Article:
AAFES phone service contract goes to MCI WorldCom.FTS

The Army and Air Force Exchange Service has awarded a 10-year, $1.5 billion
communications contract to MCI WorldCom Inc. to supply pay phones, residential and phone
center service, Internet access and calling cards at Army and Air Force installations
around the world.

MCI WorldCom beat out incumbent AT&T Corp., Qwest Communications International Inc.
of Denver and Sprint Corp. The contract award came less than a month after MCI WorldCom
won a portion of the General Services Administration’s FTS 2001 procurement, which
former incumbent AT&T also lost.

“Quite simply, MCI WorldCom offered AAFES more than the other bidders did,”
said Michelle Priester, AAFES’ chief contractor for telecommunications.

Figuring in the bid were guaranteed annual dividends and high percentages of the
contractor’s revenue going back to military installations for morale, welfare and
recreation activities.

MCI WorldCom will roll its existing AAFES prepaid calling card services into the
contract, which also includes standard calling cards.

The contract, which opens March 2 and has seven base years and three one-year options,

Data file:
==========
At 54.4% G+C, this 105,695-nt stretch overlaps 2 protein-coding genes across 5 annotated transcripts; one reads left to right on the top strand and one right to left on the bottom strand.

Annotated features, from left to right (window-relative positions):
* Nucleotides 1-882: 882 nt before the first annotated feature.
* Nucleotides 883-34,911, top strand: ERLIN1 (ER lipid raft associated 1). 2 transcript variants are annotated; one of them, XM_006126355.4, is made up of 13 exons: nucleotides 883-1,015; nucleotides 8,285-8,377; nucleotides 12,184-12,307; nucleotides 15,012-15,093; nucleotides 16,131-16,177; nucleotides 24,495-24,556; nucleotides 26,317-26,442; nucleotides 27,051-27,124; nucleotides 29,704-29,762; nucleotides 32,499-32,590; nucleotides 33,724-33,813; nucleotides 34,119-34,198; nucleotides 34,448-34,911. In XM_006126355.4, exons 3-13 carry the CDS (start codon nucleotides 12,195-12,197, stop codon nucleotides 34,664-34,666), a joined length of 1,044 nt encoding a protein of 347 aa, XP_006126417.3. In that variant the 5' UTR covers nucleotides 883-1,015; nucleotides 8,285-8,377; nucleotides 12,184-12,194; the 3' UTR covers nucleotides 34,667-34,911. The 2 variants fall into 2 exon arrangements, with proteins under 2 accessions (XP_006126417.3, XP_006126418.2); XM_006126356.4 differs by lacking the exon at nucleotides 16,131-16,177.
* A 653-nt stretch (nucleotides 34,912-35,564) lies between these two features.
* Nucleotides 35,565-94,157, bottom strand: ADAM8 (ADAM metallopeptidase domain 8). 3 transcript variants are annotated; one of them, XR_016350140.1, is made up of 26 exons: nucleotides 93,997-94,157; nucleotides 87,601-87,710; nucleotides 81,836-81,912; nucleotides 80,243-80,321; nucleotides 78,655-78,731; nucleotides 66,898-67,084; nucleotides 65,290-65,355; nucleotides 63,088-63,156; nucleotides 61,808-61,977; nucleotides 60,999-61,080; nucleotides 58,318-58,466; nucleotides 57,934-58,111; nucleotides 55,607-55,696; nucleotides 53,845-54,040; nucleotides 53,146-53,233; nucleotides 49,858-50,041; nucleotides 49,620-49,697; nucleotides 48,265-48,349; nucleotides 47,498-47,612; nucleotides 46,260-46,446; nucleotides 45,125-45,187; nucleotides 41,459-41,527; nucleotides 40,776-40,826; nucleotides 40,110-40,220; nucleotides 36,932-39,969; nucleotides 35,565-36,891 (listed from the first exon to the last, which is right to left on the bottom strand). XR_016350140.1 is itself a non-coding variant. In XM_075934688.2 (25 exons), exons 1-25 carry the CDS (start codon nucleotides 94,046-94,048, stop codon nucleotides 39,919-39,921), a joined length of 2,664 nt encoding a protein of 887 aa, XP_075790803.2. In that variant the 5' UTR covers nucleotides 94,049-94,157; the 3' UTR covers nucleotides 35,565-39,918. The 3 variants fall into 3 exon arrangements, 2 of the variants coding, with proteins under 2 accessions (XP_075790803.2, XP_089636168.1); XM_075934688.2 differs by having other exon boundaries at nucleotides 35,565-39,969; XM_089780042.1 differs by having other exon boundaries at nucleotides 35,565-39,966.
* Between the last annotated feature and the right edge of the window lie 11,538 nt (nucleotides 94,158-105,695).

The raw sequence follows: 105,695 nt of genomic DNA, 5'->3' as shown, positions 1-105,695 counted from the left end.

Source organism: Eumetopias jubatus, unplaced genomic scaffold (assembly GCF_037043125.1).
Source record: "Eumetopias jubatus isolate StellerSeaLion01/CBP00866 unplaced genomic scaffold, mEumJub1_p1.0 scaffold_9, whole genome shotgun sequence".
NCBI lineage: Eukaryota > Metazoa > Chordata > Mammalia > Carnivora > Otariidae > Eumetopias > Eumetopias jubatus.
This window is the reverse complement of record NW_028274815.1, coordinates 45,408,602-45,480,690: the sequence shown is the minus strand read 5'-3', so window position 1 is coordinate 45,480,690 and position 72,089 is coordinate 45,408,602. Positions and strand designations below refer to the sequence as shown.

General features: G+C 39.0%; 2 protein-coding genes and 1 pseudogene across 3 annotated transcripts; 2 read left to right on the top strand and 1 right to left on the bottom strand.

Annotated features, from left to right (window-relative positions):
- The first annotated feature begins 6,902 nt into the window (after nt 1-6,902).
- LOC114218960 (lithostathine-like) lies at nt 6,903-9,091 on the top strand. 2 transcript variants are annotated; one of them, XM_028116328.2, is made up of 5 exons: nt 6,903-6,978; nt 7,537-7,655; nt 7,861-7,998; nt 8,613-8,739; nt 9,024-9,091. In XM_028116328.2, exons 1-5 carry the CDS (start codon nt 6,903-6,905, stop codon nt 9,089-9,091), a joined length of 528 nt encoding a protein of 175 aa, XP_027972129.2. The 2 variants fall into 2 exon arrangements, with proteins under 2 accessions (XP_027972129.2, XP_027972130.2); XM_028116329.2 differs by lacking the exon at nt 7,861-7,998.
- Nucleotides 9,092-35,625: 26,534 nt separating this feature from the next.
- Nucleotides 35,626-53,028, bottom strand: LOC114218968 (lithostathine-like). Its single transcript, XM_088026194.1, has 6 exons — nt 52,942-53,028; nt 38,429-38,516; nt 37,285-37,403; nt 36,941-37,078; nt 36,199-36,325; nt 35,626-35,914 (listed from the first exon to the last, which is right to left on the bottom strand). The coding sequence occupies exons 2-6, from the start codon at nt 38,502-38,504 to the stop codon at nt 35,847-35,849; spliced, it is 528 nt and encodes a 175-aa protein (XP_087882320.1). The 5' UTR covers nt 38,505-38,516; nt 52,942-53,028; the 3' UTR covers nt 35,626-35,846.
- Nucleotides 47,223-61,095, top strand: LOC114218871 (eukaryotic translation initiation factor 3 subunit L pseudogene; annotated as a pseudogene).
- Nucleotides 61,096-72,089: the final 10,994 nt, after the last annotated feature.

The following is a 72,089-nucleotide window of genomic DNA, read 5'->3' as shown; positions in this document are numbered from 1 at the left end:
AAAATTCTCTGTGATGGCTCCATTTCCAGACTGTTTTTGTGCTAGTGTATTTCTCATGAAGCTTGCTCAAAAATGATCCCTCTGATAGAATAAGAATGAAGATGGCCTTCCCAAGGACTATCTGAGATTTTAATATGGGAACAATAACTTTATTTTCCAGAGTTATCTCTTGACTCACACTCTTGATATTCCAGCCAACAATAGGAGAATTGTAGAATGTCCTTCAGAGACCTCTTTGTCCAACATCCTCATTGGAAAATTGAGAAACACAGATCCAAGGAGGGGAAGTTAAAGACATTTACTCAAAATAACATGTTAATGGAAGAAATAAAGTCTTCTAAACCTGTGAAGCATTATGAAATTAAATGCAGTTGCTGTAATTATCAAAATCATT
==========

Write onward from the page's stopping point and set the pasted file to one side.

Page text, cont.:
is AAFES’ largest telecommunications deal.

Under separate contracts, Sprint provides local and long-distance telephone service to
35,000 Army and Air Force personnel in barracks as well as voice and data communications
to AAFES’ catalog operations. AT&T provides Internet access to bases in Japan and

AAFES dates back to 1895 as a retail supplier to Army, and later Air Force,
active-duty, reserve and National Guard personnel and retirees and their families. It
operates catalog centers as well as post exchanges on military bases.

The most noticeable part of the contract transition will be the change-out of more than
16,500 pay phones at military sites around the world.

About the Author

William Jackson is a Maryland-based freelance writer.


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